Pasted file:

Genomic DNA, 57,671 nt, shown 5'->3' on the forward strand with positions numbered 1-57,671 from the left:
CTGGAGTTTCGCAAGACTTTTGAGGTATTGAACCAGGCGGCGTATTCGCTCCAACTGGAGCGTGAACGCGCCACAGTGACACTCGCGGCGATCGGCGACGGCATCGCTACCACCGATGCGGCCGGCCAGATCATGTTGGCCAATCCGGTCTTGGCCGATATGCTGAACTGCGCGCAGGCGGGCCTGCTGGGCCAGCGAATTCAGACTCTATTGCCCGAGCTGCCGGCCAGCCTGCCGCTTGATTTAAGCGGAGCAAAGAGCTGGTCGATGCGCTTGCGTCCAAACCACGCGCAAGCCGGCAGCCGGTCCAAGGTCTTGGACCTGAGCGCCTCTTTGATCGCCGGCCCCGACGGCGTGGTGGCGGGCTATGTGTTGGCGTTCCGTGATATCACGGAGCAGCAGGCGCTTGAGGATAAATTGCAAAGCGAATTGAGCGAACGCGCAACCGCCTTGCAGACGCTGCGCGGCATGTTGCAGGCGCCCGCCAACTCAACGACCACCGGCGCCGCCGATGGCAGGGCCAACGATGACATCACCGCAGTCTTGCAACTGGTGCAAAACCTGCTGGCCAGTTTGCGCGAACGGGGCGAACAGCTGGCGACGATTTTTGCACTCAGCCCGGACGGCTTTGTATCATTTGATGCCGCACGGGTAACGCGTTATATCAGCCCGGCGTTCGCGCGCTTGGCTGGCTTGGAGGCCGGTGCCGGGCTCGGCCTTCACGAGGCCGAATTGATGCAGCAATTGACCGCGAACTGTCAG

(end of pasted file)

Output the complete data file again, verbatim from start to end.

Genomic DNA, 57,671 nt, shown 5'->3' on the forward strand with positions numbered 1-57,671 from the left:
CTGGAGTTTCGCAAGACTTTTGAGGTATTGAACCAGGCGGCGTATTCGCTCCAACTGGAGCGTGAACGCGCCACAGTGACACTCGCGGCGATCGGCGACGGCATCGCTACCACCGATGCGGCCGGCCAGATCATGTTGGCCAATCCGGTCTTGGCCGATATGCTGAACTGCGCGCAGGCGGGCCTGCTGGGCCAGCGAATTCAGACTCTATTGCCCGAGCTGCCGGCCAGCCTGCCGCTTGATTTAAGCGGAGCAAAGAGCTGGTCGATGCGCTTGCGTCCAAACCACGCGCAAGCCGGCAGCCGGTCCAAGGTCTTGGACCTGAGCGCCTCTTTGATCGCCGGCCCCGACGGCGTGGTGGCGGGCTATGTGTTGGCGTTCCGTGATATCACGGAGCAGCAGGCGCTTGAGGATAAATTGCAAAGCGAATTGAGCGAACGCGCAACCGCCTTGCAGACGCTGCGCGGCATGTTGCAGGCGCCCGCCAACTCAACGACCACCGGCGCCGCCGATGGCAGGGCCAACGATGACATCACCGCAGTCTTGCAACTGGTGCAAAACCTGCTGGCCAGTTTGCGCGAACGGGGCGAACAGCTGGCGACGATTTTTGCACTCAGCCCGGACGGCTTTGTATCATTTGATGCCGCACGGGTAACGCGTTATATCAGCCCGGCGTTCGCGCGCTTGGCTGGCTTGGAGGCCGGTGCCGGGCTCGGCCTTCACGAGGCCGAATTGATGCAGCAATTGACCGCGAACTGTCAG